Do Charitable Donors Know Enough—and Care Enough—About Government Subsidies to Affect Private Giving to Nonprofit Organizations?
A large body of research has examined the effect of government subsidies to nonprofit organizations on philanthropy, with the preponderance of evidence suggesting that government funding partially displaces or “crowdsout” private giving. Such studies assume that charitable donors are aware of the amount of government funding received by their beneficiary charitable organizations and that they act on this information when determining how much money to donate. This study assesses the validity of these heretofore untested assumptions. After comparing the “best guesses” of survey respondents (N = 675) to the actual amount of government funding received by the charitable organizations to which they have donated money, the assumption of donors’ knowledge about government funding is found to be met only very weakly. Furthermore, few respondents anticipate changing giving behavior due to government subsidies. These findings suggest the need to explore explanations of crowding out beyond those assumed under current theory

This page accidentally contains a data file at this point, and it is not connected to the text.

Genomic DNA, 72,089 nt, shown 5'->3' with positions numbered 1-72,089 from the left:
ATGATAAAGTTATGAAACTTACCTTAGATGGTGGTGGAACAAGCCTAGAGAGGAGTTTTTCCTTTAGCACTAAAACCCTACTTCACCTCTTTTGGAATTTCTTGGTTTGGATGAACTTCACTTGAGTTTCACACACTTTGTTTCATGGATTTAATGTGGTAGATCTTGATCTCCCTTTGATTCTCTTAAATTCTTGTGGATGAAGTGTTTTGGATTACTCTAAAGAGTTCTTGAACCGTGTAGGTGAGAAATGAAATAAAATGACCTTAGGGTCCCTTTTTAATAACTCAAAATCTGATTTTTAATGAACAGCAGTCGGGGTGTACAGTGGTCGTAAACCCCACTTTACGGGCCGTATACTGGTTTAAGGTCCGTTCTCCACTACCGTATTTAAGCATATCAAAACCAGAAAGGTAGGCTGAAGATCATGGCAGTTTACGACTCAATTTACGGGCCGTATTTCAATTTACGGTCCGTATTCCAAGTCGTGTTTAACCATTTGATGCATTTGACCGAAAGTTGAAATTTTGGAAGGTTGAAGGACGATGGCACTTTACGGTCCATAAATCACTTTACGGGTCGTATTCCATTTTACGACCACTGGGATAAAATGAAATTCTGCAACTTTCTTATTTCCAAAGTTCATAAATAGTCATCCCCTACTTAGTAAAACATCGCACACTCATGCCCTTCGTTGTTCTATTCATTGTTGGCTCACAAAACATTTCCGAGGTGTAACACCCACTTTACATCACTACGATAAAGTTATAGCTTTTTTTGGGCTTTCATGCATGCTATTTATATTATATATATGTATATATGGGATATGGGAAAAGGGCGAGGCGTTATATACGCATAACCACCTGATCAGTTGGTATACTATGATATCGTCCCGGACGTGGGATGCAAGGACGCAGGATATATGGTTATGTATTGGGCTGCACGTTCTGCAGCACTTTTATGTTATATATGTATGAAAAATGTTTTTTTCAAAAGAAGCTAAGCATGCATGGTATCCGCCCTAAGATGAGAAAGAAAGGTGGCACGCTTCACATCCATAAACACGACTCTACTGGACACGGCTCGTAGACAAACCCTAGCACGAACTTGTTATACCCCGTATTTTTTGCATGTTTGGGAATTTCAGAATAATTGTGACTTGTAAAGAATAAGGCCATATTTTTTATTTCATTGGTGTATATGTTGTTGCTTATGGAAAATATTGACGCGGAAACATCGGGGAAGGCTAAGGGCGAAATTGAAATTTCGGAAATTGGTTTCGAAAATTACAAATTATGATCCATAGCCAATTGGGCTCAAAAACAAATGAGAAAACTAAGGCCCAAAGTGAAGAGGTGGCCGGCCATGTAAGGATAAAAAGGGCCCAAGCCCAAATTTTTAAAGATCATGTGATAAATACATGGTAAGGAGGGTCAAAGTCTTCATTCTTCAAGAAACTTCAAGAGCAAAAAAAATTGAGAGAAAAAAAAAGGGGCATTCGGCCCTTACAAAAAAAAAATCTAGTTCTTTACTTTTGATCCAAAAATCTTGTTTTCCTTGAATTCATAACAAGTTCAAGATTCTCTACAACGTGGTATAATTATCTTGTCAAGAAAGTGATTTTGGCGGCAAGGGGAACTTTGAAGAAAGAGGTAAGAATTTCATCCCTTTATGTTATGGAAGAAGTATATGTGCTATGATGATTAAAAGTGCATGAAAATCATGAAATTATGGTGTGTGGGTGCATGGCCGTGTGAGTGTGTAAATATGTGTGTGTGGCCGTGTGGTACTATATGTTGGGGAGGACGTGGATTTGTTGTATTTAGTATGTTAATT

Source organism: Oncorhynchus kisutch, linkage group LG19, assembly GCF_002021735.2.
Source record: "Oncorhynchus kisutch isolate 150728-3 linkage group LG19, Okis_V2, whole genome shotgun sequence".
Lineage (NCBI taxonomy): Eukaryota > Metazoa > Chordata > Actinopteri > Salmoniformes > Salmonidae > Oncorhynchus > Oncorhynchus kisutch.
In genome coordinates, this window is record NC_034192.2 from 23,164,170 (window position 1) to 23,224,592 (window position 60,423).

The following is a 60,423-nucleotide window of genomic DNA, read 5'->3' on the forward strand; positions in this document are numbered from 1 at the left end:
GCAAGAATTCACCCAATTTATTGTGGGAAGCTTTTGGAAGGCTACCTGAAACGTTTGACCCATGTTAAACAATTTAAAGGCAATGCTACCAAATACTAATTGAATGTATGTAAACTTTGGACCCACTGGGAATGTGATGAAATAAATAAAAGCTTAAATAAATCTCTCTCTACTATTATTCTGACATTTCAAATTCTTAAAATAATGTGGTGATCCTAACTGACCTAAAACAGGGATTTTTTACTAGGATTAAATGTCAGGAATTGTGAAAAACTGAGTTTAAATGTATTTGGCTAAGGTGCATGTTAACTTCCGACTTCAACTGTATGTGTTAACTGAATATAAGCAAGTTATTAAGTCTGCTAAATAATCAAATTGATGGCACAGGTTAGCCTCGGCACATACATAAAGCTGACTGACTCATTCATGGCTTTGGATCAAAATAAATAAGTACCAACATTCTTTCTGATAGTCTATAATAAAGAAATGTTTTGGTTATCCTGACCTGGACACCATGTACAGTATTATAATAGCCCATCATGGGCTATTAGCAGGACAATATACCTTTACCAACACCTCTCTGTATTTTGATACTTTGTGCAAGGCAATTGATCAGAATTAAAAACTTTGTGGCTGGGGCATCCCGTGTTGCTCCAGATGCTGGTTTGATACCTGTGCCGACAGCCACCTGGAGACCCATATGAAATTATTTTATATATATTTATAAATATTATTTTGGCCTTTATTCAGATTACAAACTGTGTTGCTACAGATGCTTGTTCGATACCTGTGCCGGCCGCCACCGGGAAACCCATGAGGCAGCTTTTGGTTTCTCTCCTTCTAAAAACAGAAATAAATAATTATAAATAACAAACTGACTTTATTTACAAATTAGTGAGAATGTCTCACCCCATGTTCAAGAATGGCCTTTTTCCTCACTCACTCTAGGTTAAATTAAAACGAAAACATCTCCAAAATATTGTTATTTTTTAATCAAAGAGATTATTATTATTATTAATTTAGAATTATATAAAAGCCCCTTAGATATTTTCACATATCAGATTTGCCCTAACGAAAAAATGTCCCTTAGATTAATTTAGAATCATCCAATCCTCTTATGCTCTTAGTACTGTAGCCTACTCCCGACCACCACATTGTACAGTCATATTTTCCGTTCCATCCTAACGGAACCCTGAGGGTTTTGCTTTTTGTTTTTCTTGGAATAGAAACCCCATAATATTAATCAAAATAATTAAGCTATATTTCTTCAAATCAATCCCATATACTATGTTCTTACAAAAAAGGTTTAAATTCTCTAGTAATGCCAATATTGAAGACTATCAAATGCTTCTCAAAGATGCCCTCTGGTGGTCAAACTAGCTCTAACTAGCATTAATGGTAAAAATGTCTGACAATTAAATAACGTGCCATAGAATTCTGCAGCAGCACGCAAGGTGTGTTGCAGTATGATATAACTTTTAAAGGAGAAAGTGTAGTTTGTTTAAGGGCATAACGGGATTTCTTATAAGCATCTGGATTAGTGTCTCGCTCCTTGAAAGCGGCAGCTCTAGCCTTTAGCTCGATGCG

Horne, C. S., Johnson, J. L., & Van Slyke, D. M. (2005). Do charitable donors know enough—and care enough—about government subsidies to affect private giving to nonprofit organizations? Nonprofit and Voluntary Sector Quarterly, 34(1), 136-149. doi:10.1177/0899764004272192